"You don't understand. Milly has—a weakness. Even now I have to be always watching."
"I know more of your wife than you think," she answered. "I know the circumstances of your marriage, and something of her life since. My condition must stand."
"Do you know," he said, "that it would mean ruin to her—body and soul?"
"She is not fit to be your wife," Lady Malingcourt said coldly. "You can never make her fit. I think that you would be justified in ignoring her claim upon you. There are limits to one's responsibility."
"These," he said, "are your conditions?"
He drew near to her. The struggle of the last few months seemed lined into his face.
"Listen," he said. "I want to be honest—to you. I can't see it any way but this. There's the woman and all the great underneath millions I wanted to help on one side—and on the other— you."
"No," she interrupted. "Your life's work was never meant to be in Gascester. It is your domestic duty, or what you imagine to be your domestic duty, against your duty to your fellow-creatures. You can leave me out. Be a man. Free yourself —make use of your powers. The world is a great place for such as you. Strike off your shackles."
"There will be no more—Lord Sydenhams?" he asked breathlessly.
She smiled upon him—a transforming, transfiguring smile. It was the woman who looked out upon him from those soft, clear eyes.
"I am not anxious," she said, "to be married at all. Only, one must do something. And lately London has been very dull. Is that you, Sydenham? I am quite ready. I am afraid that you must be tired of waiting."
Lord Sydenham had entered almost noiselessly. He looked from one to the other doubtfully.
"I am not interrupting anything in the nature of a conspiracy, I trust?" he inquired, with a faint note of sarcasm.
Lady Malingcourt smiled.
"I am endeavoring to make Mr. Strone repent of his hasty decision," she said. "I believe that I have succeeded."
The next morning Strone walked in his grounds before breakfast, his hands behind his back, his face anxious with thought. He had all the sensations of an executioner. Milly had to be faced—his decision made known to her. All through the night this thing had been before him, had hung around his pillow like an ugly nightmare. Now, in the clear morning sunlight, the brutality of it seemed to be staring him in the face. She was settling down so eagerly into this new life, so proud of her home and belongings, so timidly anxious to avoid any of those small lapses which kindled Strone's irritability.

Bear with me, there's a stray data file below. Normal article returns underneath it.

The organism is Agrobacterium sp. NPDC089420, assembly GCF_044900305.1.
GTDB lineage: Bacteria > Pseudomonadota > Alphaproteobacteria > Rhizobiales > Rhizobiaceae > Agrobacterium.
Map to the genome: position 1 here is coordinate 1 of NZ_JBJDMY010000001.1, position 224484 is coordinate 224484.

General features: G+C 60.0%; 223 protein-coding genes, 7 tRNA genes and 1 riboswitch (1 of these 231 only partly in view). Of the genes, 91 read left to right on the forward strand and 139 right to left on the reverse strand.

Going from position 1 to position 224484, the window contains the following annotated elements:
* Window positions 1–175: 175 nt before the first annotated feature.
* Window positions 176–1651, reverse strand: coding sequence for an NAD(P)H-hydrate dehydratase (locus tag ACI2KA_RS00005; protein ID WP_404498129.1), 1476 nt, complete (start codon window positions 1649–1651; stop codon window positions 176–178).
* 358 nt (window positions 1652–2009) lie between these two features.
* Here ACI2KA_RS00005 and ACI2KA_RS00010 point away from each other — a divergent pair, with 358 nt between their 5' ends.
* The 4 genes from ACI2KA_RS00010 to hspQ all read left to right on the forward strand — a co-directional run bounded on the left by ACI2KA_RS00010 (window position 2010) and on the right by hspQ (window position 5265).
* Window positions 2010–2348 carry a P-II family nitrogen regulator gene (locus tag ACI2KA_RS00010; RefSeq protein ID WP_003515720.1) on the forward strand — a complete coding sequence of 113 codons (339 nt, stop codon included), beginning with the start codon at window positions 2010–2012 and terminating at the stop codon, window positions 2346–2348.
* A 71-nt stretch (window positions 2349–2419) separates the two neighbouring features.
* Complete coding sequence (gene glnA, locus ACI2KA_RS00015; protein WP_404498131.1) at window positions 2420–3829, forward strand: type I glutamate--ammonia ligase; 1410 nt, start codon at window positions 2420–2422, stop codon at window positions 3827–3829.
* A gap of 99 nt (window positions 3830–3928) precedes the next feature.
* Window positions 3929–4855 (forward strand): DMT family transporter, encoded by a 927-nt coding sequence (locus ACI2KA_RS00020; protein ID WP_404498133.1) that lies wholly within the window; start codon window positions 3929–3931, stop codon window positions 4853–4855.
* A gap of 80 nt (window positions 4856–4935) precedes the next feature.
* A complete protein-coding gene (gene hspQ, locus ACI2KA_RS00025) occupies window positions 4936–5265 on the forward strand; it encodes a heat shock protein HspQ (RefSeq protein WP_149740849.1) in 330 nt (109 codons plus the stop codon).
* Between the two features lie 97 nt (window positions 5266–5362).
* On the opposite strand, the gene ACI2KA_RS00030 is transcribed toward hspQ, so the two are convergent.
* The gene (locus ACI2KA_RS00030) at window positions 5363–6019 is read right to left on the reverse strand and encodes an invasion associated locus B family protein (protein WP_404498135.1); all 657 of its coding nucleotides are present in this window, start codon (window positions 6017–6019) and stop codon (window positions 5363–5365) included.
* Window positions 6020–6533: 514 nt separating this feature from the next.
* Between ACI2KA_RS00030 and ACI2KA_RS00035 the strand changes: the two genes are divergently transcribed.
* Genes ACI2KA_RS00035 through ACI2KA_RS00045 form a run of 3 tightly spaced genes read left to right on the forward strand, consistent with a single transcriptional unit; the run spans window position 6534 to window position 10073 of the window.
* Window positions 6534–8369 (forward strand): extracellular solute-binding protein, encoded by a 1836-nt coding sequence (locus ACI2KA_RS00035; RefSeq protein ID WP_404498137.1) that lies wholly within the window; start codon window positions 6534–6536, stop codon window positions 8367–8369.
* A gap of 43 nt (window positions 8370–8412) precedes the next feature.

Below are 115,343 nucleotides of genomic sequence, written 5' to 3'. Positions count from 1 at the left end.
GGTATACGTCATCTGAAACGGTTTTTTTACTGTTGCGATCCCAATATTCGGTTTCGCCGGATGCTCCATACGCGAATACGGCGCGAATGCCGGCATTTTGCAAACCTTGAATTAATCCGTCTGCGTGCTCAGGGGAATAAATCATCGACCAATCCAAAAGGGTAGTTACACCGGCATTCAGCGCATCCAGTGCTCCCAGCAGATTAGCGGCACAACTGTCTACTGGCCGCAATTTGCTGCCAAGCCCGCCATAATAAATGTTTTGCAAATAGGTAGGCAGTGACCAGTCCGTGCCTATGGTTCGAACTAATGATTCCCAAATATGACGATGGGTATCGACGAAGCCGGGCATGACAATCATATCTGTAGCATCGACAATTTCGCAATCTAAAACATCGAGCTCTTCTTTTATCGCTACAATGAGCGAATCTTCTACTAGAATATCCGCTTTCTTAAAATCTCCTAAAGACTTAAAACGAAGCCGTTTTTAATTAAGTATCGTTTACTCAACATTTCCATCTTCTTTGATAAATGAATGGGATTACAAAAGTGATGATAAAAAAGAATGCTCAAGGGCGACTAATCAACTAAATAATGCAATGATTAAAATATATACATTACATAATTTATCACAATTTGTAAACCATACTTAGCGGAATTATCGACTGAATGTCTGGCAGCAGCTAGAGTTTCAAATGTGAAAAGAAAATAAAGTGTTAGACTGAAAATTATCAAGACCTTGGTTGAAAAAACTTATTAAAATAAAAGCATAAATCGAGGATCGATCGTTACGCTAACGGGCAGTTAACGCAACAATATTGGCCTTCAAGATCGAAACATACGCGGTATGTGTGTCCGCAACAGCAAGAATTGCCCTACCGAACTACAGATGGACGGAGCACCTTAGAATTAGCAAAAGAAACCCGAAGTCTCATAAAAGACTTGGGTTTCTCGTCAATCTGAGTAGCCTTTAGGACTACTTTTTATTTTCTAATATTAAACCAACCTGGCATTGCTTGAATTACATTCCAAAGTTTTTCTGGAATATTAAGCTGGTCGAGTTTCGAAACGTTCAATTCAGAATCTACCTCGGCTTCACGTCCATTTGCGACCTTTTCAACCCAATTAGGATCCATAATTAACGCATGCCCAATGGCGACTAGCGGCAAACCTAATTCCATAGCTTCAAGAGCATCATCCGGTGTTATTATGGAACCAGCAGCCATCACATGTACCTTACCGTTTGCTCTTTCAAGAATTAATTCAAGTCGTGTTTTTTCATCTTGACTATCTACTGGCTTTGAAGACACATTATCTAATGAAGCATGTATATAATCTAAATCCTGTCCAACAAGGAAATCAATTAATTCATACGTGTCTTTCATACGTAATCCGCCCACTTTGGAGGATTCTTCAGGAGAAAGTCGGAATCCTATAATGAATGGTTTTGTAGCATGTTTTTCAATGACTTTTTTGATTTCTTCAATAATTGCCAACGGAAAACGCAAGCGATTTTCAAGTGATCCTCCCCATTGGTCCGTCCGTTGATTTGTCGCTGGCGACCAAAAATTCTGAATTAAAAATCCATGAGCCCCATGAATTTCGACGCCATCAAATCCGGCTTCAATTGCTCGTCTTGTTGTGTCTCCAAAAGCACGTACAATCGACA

Of course she could continue exactly as she was. There would be no difficulty about her income—she could go on her way making friends, become even a power in the small social world whose recognition had given her such unqualified delight. But Strone was not a man to deceive himself, and he knew very well that under the good-natured, vulgar exterior there remained the woman, passionate, jealous, hypersensitive. He remembered that last night in Marlow Crescent.
He had saved her then, only to fling her back into the abyss! He tried hard to reason with himself. There was a world open to him of which she could not possibly become a denizen. Her presence by his side would hamper his career —would place him continually in a false position, would be a serious drawback to him in the great struggle on behalf of those suffering millions into which he was longing to throw himself. For Strone, at least, was honest in this. His personal ambition was a small thing. He was an enthusiast in a great and unselfish cause. The favor of Lord Sydenham, the social recognition which Lady Malingcourt was able to secure for him, he welcomed only as important means toward his great end. He was shrewd enough to see their importance, but for society as a thing by itself he had no predilection whatever.